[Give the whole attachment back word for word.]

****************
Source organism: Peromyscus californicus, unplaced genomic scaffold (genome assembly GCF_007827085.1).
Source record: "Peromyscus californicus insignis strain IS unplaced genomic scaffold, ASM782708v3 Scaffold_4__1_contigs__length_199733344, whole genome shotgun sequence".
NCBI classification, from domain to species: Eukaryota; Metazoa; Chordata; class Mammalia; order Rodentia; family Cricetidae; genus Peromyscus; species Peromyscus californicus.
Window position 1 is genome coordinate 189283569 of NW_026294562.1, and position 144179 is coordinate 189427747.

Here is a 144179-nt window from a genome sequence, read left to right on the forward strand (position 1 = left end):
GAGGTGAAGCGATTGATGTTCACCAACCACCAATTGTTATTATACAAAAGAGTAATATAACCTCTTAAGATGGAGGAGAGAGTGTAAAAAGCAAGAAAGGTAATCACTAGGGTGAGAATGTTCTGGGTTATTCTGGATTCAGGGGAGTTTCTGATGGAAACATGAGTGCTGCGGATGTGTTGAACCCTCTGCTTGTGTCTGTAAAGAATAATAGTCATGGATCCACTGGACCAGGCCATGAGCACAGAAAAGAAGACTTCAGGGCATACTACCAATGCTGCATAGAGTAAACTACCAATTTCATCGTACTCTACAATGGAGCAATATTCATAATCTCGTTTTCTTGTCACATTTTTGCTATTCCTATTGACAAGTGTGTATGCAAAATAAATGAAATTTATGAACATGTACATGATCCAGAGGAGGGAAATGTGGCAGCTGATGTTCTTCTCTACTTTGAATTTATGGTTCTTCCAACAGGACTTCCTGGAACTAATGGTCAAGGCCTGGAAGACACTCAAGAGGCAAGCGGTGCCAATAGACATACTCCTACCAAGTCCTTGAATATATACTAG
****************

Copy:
Source organism: Peromyscus californicus, unplaced genomic scaffold (genome assembly GCF_007827085.1).
Source record: "Peromyscus californicus insignis strain IS unplaced genomic scaffold, ASM782708v3 Scaffold_4__1_contigs__length_199733344, whole genome shotgun sequence".
NCBI classification, from domain to species: Eukaryota; Metazoa; Chordata; class Mammalia; order Rodentia; family Cricetidae; genus Peromyscus; species Peromyscus californicus.
Window position 1 is genome coordinate 189283569 of NW_026294562.1, and position 144179 is coordinate 189427747.

Here is a 144179-nt window from a genome sequence, read left to right on the forward strand (position 1 = left end):
GAGGTGAAGCGATTGATGTTCACCAACCACCAATTGTTATTATACAAAAGAGTAATATAACCTCTTAAGATGGAGGAGAGAGTGTAAAAAGCAAGAAAGGTAATCACTAGGGTGAGAATGTTCTGGGTTATTCTGGATTCAGGGGAGTTTCTGATGGAAACATGAGTGCTGCGGATGTGTTGAACCCTCTGCTTGTGTCTGTAAAGAATAATAGTCATGGATCCACTGGACCAGGCCATGAGCACAGAAAAGAAGACTTCAGGGCATACTACCAATGCTGCATAGAGTAAACTACCAATTTCATCGTACTCTACAATGGAGCAATATTCATAATCTCGTTTTCTTGTCACATTTTTGCTATTCCTATTGACAAGTGTGTATGCAAAATAAATGAAATTTATGAACATGTACATGATCCAGAGGAGGGAAATGTGGCAGCTGATGTTCTTCTCTACTTTGAATTTATGGTTCTTCCAACAGGACTTCCTGGAACTAATGGTCAAGGCCTGGAAGACACTCAAGAGGCAAGCGGTGCCAATAGACATACTCCTACCAAGTCCTTGAATATATACTAG